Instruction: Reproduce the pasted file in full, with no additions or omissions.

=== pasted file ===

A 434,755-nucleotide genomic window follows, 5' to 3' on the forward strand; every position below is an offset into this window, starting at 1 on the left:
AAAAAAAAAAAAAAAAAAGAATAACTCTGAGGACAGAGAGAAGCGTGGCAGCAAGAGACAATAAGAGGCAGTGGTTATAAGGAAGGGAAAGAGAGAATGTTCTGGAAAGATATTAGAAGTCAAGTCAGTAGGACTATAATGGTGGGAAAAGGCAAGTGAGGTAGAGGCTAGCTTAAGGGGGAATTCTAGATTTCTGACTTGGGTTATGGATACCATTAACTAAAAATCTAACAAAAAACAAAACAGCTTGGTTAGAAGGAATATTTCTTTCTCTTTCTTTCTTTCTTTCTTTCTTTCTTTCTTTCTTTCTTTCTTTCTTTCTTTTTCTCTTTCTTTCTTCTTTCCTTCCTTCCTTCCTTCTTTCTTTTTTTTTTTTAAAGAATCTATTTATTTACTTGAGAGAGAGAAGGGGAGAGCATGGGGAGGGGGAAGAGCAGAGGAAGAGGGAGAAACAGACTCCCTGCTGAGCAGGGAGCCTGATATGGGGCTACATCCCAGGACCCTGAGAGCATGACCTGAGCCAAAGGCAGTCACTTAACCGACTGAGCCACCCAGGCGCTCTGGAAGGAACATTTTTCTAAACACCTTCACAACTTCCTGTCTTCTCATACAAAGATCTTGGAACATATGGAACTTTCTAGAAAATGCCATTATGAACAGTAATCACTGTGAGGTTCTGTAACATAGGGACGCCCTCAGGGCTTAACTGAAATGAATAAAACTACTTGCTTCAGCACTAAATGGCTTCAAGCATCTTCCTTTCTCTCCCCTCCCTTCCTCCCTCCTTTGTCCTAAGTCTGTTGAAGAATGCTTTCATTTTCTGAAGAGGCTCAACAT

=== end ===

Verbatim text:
A 434,755-nucleotide genomic window follows, 5' to 3' on the forward strand; every position below is an offset into this window, starting at 1 on the left:
AAAAAAAAAAAAAAAAAAGAATAACTCTGAGGACAGAGAGAAGCGTGGCAGCAAGAGACAATAAGAGGCAGTGGTTATAAGGAAGGGAAAGAGAGAATGTTCTGGAAAGATATTAGAAGTCAAGTCAGTAGGACTATAATGGTGGGAAAAGGCAAGTGAGGTAGAGGCTAGCTTAAGGGGGAATTCTAGATTTCTGACTTGGGTTATGGATACCATTAACTAAAAATCTAACAAAAAACAAAACAGCTTGGTTAGAAGGAATATTTCTTTCTCTTTCTTTCTTTCTTTCTTTCTTTCTTTCTTTCTTTCTTTCTTTCTTTCTTTTTCTCTTTCTTTCTTCTTTCCTTCCTTCCTTCCTTCTTTCTTTTTTTTTTTTAAAGAATCTATTTATTTACTTGAGAGAGAGAAGGGGAGAGCATGGGGAGGGGGAAGAGCAGAGGAAGAGGGAGAAACAGACTCCCTGCTGAGCAGGGAGCCTGATATGGGGCTACATCCCAGGACCCTGAGAGCATGACCTGAGCCAAAGGCAGTCACTTAACCGACTGAGCCACCCAGGCGCTCTGGAAGGAACATTTTTCTAAACACCTTCACAACTTCCTGTCTTCTCATACAAAGATCTTGGAACATATGGAACTTTCTAGAAAATGCCATTATGAACAGTAATCACTGTGAGGTTCTGTAACATAGGGACGCCCTCAGGGCTTAACTGAAATGAATAAAACTACTTGCTTCAGCACTAAATGGCTTCAAGCATCTTCCTTTCTCTCCCCTCCCTTCCTCCCTCCTTTGTCCTAAGTCTGTTGAAGAATGCTTTCATTTTCTGAAGAGGCTCAACAT